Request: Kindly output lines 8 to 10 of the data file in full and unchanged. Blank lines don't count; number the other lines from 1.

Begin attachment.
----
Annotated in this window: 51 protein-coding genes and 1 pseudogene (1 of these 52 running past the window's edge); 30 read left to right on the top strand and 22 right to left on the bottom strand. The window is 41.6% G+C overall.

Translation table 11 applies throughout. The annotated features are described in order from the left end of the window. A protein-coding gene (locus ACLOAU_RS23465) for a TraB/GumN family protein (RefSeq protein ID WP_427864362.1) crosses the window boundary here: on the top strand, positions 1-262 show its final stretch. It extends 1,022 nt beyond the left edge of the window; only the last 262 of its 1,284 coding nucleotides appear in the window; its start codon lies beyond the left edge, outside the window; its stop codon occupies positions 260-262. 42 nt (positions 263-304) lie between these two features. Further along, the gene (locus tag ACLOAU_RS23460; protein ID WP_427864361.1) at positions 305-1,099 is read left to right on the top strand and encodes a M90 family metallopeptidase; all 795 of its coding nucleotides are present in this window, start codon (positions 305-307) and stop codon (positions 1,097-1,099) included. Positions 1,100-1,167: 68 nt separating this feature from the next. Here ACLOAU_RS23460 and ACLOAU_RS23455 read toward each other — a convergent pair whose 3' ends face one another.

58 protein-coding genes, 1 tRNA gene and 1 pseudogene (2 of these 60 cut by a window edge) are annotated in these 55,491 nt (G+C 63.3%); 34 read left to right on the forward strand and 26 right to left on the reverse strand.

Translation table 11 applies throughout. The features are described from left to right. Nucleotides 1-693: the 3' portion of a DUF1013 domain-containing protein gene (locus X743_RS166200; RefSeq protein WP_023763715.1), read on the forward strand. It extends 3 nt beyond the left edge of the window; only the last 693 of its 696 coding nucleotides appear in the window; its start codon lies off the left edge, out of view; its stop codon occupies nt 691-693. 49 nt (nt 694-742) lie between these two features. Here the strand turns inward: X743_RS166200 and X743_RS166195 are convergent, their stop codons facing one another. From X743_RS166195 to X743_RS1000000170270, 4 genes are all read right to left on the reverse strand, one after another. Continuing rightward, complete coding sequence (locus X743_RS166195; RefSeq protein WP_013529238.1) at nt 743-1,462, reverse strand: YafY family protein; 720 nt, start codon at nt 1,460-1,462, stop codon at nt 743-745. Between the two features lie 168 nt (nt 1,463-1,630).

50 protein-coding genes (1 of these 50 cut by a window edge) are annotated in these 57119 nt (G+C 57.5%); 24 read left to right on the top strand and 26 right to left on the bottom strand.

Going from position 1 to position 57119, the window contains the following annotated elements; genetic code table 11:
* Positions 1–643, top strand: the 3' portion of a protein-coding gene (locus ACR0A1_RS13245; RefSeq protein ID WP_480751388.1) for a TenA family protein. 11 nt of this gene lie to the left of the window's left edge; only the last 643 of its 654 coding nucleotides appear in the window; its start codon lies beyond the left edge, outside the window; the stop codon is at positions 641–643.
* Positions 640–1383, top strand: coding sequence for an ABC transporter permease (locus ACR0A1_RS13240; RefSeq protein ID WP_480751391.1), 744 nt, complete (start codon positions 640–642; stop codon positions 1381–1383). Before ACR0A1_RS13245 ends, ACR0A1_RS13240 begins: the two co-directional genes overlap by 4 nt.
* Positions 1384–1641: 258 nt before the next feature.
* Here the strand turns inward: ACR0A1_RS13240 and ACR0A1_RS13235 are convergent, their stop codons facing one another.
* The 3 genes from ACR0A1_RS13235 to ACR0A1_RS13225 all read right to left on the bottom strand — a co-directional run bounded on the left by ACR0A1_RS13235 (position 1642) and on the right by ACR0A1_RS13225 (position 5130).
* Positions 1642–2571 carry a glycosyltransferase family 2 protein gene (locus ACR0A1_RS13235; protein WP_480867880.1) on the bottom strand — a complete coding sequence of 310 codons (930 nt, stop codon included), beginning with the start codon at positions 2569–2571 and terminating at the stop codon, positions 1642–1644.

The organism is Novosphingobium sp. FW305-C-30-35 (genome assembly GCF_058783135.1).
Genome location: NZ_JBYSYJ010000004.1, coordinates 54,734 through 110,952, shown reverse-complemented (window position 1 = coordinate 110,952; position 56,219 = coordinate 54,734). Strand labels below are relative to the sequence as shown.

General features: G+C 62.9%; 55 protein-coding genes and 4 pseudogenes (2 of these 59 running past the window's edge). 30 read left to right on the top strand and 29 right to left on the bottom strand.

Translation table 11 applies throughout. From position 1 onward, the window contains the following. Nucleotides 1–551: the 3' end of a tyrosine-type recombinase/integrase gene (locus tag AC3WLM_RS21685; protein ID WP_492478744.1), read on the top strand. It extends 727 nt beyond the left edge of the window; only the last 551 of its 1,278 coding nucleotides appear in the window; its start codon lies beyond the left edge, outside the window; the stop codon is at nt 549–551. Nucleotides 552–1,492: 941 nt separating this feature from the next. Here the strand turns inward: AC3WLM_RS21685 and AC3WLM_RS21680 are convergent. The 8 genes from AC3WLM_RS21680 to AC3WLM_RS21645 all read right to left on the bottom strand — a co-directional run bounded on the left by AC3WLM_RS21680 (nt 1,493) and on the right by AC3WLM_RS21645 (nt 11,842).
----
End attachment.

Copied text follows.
* Positions 640–1383, top strand: coding sequence for an ABC transporter permease (locus ACR0A1_RS13240; RefSeq protein ID WP_480751391.1), 744 nt, complete (start codon positions 640–642; stop codon positions 1381–1383). Before ACR0A1_RS13245 ends, ACR0A1_RS13240 begins: the two co-directional genes overlap by 4 nt.
* Positions 1384–1641: 258 nt before the next feature.
* Here the strand turns inward: ACR0A1_RS13240 and ACR0A1_RS13235 are convergent, their stop codons facing one another.